My Dog Ate A Scrunchie
Some dogs will eat just about anything. Food scraps from the table, and off the ground make sense. But they seem to have no discriminating taste when it comes to other things they eat. Not only will they hoover up food, but they will eat anything else they can get in their mouth.
If you have a dog like this, you’ve probably witnessed it. If something fits in your pooch’s mouth, that is where it is going. Trash, their own poop, and even your belongings are all fair game.
While most of what they gobble up is harmless. Some of it can be scary and even deadly. What if your dog eats something that can cause health problems or even death? You need to know what could cause these issues and what to do about them.
So, what about hair scrunchies? What happens when your dog eats a hair scrunchie? The quick and easy answer is: You need to keep a watchful eye on your beloved dog. A dog swallowing a scrunchie can face major problems, but if you and your dog are lucky it could pass with no problems.
Is It Dangerous For A Dog To Swallow A Scrunchie?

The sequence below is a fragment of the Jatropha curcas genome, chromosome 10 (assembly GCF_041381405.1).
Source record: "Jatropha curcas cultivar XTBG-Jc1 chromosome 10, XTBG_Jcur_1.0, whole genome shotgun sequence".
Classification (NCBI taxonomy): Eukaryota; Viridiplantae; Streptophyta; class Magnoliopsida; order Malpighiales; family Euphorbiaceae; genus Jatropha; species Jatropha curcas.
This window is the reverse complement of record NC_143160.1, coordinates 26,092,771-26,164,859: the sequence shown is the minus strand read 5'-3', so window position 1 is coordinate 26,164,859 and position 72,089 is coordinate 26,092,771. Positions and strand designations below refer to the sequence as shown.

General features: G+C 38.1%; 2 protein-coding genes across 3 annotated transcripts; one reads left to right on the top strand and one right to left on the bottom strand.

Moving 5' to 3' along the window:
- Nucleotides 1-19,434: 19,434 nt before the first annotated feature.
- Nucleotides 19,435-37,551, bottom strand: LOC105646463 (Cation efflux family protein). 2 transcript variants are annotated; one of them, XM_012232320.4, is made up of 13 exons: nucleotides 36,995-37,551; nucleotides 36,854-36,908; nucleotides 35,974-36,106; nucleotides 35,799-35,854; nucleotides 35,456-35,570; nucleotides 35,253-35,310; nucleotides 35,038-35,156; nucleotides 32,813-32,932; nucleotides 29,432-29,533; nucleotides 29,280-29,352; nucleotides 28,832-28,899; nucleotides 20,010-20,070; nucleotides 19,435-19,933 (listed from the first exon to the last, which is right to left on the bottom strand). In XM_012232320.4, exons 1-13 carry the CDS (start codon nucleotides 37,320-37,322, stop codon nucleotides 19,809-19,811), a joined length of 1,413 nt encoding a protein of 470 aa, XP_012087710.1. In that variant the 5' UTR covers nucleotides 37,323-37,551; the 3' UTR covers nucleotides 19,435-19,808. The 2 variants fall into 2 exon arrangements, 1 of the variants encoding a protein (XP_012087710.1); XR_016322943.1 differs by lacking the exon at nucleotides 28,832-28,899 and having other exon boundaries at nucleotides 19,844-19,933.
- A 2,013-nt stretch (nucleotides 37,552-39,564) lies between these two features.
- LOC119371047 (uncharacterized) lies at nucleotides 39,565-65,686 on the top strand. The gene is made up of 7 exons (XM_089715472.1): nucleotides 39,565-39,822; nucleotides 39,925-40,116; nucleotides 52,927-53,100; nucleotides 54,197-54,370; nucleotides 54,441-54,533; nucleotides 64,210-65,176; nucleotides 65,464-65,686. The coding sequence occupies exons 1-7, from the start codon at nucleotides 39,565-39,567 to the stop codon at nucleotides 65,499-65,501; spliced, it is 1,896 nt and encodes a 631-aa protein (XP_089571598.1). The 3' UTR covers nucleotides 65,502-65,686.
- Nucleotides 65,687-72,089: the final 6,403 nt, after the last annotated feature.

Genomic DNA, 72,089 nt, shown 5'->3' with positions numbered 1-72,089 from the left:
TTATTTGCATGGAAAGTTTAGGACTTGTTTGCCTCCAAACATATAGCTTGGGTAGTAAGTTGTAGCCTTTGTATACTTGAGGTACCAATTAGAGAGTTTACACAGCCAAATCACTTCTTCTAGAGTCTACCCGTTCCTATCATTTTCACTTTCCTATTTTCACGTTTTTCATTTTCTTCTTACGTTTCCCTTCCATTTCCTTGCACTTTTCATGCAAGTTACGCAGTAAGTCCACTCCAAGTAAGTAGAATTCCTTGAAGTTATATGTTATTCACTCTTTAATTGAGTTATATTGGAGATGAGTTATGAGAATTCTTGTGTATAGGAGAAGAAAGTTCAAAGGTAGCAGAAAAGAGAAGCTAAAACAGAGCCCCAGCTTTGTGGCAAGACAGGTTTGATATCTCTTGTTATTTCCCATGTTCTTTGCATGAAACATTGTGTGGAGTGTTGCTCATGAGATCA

Yes, it is dangerous for your dog to swallow a scrunchie. The fabric of the scrunchie could get caught in their intestines and cause a blockage. A blockage can be very painful and even deadly for your dog.
The other danger with a swallowed scrunchie is if it has a metal clip. The metal clip could cut or tear your dog’s intestines as it passes through. If this happens, your dog may need emergency surgery to repair the damage.
How Can You Tell If Your Dog Ate A Scrunchie?
The best way to tell if your dog ate a scrunchie is to see your dog eat it. Of course, you won’t be this lucky most of the time. Even though they seem aloof, dogs are good at being sneaky. Especially to get things they know they shouldn’t have.
If you’re missing a scrunchie and your dog was the only one around, then look for the missing scrunchie. If you can’t find it, and your dog is acting abnormally in any way, you need to call your vet right away.
If they are acting normal, then chances are they either swallowed it or spit it out. Until you can locate the missing scrunchie, you’ll need to monitor your dog as if they did eat it but are so far getting lucky.
What To Do If Your Dog Ate A Scrunchy
As I said above, if your dog ate a scrunchy or you suspect he did and he is acting off in any way, call your vet immediately.
However, if your dog did eat a scrunchie and is acting completely normal you and your dog might get lucky and the scrunchie will come out on its own without hurting your dog. Though you’ll still need to pay close attention to your dog until that happens.
Remember, this is all risk-reward at this point. If you don’t like any risk at all and have the time and money, an emergency trip to the vet will help cover all your bases.